So let’s talk about MAN OF STEEL.

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Movie Review: PINCUS

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Writer/Director: David Fenster
Producer: Phil Lord
Cast: Paul Fenster, Dietmar Franusch, Christi Idavoy
Synopsis: A story centered on a young guy who ineptly runs the family construction business by day and begrudgingly acts as caretaker for his father by night.

A movie doesn’t need flashy effects, big stars, and morals to make it good. Yes, we go to the cinema to escape from our everyday slump, but it’s nice to watch a film crafted on a raw level, using wit instead of talking robots and explosions, someone going through real pain versus an actor pretending, and skipping the feel good ending where the protagonist goes through some life-changing experience blah, blah, blah. There are movies that are filled with sorrow yet leave us with a feeling of hope. This is what you will take away from PINCUS, a heartfelt story of selfishness stomped by the power of love. [Cue Huey Lewis and the News.]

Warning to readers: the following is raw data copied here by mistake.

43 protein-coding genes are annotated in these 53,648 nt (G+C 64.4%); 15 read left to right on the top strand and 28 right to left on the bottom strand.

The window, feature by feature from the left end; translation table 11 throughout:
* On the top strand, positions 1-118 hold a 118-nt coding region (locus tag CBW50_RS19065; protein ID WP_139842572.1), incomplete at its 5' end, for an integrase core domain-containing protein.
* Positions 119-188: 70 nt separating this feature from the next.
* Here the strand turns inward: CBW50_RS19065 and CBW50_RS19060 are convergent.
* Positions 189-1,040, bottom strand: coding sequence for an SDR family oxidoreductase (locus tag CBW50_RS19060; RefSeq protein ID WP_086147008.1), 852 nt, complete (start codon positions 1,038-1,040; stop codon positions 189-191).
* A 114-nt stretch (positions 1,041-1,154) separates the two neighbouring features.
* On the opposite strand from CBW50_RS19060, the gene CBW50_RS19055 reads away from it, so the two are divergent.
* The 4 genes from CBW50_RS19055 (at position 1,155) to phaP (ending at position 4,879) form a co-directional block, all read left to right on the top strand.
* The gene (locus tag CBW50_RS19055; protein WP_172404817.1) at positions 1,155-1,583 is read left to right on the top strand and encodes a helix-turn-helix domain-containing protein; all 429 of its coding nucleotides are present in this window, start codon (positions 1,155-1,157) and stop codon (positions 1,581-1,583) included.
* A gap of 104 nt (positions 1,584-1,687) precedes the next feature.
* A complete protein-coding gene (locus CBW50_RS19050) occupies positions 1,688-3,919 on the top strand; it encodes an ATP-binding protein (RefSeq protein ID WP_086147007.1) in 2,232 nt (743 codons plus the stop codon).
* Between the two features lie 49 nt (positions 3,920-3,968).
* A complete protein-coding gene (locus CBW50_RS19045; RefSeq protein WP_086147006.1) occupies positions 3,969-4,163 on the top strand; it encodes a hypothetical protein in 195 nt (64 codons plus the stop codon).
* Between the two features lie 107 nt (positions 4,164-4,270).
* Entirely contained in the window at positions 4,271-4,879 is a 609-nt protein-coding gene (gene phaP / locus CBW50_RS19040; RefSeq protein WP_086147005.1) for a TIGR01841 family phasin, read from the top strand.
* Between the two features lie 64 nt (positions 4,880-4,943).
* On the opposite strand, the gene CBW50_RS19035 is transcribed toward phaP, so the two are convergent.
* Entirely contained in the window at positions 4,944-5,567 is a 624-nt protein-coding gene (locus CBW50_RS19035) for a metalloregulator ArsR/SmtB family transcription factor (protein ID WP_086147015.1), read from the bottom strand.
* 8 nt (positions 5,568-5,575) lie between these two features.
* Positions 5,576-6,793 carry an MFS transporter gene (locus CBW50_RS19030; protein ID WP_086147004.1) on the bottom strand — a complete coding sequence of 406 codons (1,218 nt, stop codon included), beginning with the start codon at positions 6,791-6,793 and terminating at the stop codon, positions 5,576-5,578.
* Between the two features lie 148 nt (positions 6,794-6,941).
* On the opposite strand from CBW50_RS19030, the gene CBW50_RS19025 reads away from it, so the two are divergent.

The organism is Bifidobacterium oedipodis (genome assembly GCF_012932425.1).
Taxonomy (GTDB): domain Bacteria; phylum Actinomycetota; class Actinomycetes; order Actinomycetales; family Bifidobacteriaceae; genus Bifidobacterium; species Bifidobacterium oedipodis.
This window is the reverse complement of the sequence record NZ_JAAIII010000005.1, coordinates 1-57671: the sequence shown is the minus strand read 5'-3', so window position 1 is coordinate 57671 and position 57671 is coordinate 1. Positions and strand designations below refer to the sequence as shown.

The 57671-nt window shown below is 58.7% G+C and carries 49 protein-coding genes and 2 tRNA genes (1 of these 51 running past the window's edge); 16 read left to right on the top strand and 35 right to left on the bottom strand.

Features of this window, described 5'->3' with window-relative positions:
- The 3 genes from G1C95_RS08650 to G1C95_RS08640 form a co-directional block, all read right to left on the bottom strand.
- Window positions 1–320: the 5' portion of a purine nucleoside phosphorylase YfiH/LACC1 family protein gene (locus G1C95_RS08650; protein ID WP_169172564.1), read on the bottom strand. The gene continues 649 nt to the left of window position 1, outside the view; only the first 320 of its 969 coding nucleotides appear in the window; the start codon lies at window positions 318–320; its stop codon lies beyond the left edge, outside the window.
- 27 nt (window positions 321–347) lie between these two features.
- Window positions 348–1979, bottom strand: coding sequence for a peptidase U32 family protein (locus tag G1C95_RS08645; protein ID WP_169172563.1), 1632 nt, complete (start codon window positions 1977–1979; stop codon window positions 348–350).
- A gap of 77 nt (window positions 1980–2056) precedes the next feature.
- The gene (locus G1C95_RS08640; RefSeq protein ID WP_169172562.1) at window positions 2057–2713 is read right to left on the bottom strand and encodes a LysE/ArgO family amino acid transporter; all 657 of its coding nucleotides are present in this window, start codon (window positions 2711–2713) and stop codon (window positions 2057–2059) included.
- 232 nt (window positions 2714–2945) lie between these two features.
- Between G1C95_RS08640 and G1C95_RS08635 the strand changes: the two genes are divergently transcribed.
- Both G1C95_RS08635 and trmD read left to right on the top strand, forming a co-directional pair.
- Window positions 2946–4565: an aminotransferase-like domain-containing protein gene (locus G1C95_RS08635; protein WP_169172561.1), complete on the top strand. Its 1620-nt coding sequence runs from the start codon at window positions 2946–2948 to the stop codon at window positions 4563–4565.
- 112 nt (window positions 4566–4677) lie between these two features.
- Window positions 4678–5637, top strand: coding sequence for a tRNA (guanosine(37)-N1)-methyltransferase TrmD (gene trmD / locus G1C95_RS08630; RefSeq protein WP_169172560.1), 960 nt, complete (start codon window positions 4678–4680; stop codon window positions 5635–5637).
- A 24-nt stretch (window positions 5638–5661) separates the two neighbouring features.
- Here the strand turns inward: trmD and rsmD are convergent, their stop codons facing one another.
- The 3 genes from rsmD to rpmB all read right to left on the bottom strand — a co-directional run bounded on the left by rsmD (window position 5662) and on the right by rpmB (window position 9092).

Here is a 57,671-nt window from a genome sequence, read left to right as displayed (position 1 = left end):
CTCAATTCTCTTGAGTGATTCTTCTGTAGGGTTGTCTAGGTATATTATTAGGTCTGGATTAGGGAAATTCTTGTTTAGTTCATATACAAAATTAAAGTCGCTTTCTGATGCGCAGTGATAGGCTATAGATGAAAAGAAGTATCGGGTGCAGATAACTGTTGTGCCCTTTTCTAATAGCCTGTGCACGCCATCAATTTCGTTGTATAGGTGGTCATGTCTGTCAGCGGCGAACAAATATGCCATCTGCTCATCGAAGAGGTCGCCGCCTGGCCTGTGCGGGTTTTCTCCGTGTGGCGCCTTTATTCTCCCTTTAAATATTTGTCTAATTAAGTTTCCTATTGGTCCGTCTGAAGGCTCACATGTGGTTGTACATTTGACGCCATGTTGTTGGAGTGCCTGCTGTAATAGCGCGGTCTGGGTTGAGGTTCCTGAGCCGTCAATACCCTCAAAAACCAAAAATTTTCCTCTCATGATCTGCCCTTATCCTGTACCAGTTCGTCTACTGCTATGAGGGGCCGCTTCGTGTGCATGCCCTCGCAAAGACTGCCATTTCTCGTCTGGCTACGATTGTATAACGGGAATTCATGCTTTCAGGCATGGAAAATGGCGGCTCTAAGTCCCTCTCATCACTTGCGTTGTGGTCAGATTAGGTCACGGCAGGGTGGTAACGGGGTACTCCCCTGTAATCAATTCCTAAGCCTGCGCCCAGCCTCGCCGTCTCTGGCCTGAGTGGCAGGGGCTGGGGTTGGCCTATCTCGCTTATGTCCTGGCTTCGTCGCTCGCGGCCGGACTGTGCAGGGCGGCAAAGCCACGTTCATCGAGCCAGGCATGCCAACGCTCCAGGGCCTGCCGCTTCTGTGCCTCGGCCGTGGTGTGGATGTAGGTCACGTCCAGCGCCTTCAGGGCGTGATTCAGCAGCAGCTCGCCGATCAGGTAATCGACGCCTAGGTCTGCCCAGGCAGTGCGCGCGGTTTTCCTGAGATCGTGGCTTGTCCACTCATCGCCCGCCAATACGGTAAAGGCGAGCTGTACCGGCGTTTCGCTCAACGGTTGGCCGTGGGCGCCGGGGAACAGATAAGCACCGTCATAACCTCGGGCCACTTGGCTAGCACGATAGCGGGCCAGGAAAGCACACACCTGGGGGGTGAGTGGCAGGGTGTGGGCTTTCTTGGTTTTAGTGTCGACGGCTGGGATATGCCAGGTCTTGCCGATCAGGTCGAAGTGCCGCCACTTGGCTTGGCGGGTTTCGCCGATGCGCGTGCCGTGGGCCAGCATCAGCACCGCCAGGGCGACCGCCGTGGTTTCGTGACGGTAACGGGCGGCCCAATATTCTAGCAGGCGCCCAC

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Capsule Review: ONLY GOD FORGIVES, But Not For This Movie

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Writer/Director: Nicolas Winding Refn
Cast: Ryan Gosling, Kristin Scott Thomas, Vithaya Pansringarm
Official Synopsis: Julian (Ryan Gosling), a respected figure in the criminal underworld of Bangkok, runs a Thai boxing club and smuggling ring with his brother Billy. Billy is suddenly murdered and their crime lord matriarch, Crystal (Kristin Scott Thomas) arrives from London to bring back the body. When Jenna forces Julian to settle the score with his brother’s killers, Julian finds himself in the ultimate showdown.

ONLY GOD FORGIVES: The most fartistic movie of the year.

The only thing going for it is potty mouthed Kristin Scott Thomas, who obliterates her innocence we’ve all grown to know. (Good for her.)

There’s a great scene, which you can see in the trailer, where Gosling’s Julian calmly asks his foe, “Wanna fight?” This is probably one of the coolest and most talked about lines before the film even released. But, the fight scene following is hollow, pointless, and not as exciting as writer/director Nicolas Winding Refn could have and should have made it.

But let’s get one thing clear, Refn is the master at stylized violence and colorful photography - it’s what makes his avant-garde style so great and unmatched. But ONLY GOD FORGIVES was too over the top - a love letter by Refn, for Refn.